When you think of the Celebrity Series of Boston, chances are names like Yo-Yo Ma, Wynton Marsalis or David Sedaris come to mind.
What you might not know is that since 2012, the Celebrity Series has made an increasingly strong effort to get into Boston’s marginalized communities with highly-acclaimed local and international artists. On Dec. 2, the Dorchester Stringfest will feature the Soul Yatra Trio and on Dec. 3 the Roxbury Stringfest will include performances by the Castle of our Skins quartet, the Boston City-Wide String Orchestra and City Strings United at Hibernian Hall.
Classically trained musicians and community combine in these cross-cultural concerts. (Click here to see the full roster of Celebrity Series community events.)
The Dorchester Stringfest offers a unique collaboration with young performers from BridgeBoston Charter School and the Conservatory Lab Charter School. The students enrolled in music programs with both institutions have the opportunity to perform with members of the 2017 Grammy Award-winning Silk Road Ensemble featuring cellist Mike Block, tabla (Indian hand drums) player Sandeep Das and violinist Shaw Pong Liu. The musicians all collaborate in a larger ensemble with an emphasis on sharing culture and musical storytelling traditions through instrumentation.
For a taste of this contemporary international music, take a listen to“Ichichila” from the Silk Road Ensemble’s latest album “Sing Me Home”:
The ongoing collaboration between young people and classically trained musicians signifies a trend in the changing outreach initiatives between live music organizations and the communities they serve. According to a study by the National Endowment for the Arts and the League of American Orchestras, attendance at orchestras and classical music concerts since 1982 has declined by 30 percent and still continues on that downward trend. Without introducing new audiences to live music, the funding structures of those institutions, including donors and ticket buyers become less secure.
Diversity, both in racial demographics and age, is the key to help save live music performances. Music and arts programs are often the first cut when schools are determining budgets, despite evidence that art and music programs contribute directly to academic achievement. Developing new audiences starts at an early age. When students can learn an instrument and begin to recognize famous classical musical scores used in film and television, they develop a greater sense for music appreciation on a whole.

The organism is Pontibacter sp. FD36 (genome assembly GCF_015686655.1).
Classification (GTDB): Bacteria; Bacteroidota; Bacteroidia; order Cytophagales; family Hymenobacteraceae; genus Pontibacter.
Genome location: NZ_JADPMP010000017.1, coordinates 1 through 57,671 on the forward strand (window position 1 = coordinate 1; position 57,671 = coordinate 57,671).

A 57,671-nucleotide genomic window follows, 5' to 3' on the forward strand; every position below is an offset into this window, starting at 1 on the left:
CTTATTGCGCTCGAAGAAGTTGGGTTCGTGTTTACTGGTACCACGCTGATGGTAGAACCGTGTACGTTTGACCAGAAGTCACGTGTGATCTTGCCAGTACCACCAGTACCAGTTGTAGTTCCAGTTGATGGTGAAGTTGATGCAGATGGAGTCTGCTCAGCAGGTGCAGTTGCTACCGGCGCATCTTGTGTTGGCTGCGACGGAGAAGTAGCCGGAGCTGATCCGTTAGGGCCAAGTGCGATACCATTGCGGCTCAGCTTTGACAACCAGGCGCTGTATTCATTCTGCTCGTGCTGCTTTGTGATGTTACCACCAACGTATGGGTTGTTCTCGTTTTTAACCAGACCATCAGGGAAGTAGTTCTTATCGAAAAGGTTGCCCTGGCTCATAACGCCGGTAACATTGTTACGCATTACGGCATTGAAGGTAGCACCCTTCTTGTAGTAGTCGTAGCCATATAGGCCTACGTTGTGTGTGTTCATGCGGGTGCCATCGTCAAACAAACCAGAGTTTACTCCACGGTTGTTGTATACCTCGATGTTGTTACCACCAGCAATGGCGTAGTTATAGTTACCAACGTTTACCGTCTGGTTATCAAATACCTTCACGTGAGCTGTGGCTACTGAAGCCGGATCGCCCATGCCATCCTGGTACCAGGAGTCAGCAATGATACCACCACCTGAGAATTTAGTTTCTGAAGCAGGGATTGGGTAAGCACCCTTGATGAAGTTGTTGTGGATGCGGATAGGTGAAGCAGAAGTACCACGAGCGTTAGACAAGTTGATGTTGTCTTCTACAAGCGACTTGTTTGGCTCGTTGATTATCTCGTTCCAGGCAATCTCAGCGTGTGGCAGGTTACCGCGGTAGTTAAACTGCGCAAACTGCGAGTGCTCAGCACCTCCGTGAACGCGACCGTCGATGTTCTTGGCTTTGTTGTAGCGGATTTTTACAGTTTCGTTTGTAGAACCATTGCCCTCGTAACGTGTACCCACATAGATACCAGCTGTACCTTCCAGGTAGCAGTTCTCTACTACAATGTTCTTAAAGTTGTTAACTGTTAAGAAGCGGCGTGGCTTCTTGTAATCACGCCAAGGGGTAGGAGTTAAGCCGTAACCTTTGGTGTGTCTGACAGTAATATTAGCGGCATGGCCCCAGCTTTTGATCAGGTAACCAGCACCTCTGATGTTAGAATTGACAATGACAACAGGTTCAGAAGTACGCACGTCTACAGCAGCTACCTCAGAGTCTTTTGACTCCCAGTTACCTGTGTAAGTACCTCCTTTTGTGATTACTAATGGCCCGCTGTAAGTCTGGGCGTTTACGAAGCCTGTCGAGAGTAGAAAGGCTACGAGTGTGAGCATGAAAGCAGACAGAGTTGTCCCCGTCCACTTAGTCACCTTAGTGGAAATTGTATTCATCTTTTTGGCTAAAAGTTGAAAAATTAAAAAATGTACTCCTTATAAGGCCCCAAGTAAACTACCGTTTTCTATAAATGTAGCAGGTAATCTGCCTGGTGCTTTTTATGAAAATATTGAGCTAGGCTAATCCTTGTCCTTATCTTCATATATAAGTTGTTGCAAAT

Robin Baker, manager of community performances and partnerships for the Celebrity Series says, “I believe that being exposed to classical and international music is essential for all children.” Baker facilitates the collaboration between local musicians and communities “all performances are free of charge, and our goal is to connect audiences to music and to fulfill a need that our neighborhood partners want.”
The Celebrity Series Neighborhood Arts program develops concert series options like Stringfest by speaking with neighborhood partners to discover what that specific community needs.
“The genres are different, not just classical and jazz, we work to fit the neighborhood demographics,” Baker explains about the Celebrity Series’ programming choices. “Almost every culture has a stringed instrument, we’ve got a range of world music styles that we can use through Stringfest.” With an emphasis on connecting to specific communities, Stringfest offers a customized neighborhood experience of live music.
Two of the local musicians involved in Stringfest, Shaw Pong Liu and Sandeep Das both have deep ties to Boston, and both have work centering around engagement and cross-cultural communication. Liu, a 2016 city of Boston Artist-in-Residence for her project “Code Listen” that uses music to “support healing and dialogue around gun violence, racism and police practices.” Sandeep Das’ work reflects his mission of promoting understanding across cultures through music, performance and education. Both Das and Liu are returning performers with Stringfest after a successful collaboration last year, here’s a taste of what to expect:
“[The Dorchester] Stringfest is a collaboration between young student musicians and professional musicians exploring music from many parts of the world,” explains violinist and performer Shaw Pong Liu.
This year, Liu is participating in both Stringfests in Dorchester and Roxbury, and both concerts have different goals. “[Roxbury] Stringfest has more classical music and is uplifting artists and composers of color from within classical music, including black women composers,” says Liu, who welcomes the opportunity to expose young performers of color to other composers and musicians from marginalized communities.
In Roxbury, The Castle of Our Skins (COOS) collective is a Boston based group of classical musicians whose mission is, according to the group's statement, to “invite exploration into Black heritage and a curiosity for Black culture” through a blend of live music and contemporary sensibilities, COOS works to foster “cultural curiosity” through music. The Boston City-Wide String Orchestra takes a similar approach by fostering a multigenerational orchestra with players starting at age nine through more seasoned adult players. This approach fosters mentorship throughout different generations, and the chance to expand musical experience and knowledge.
These artists, in partnership with the Celebrity Series in Boston are involving youth and the community in a way to establish meaningful connections in a new era of performance and outreach. “I think the experience of live music can be powerful and inspiring, regardless of the genre,” Liu states. “The chance for young musicians to collaborate with professional musicians can likewise inspire the younger generation both musically and in life.”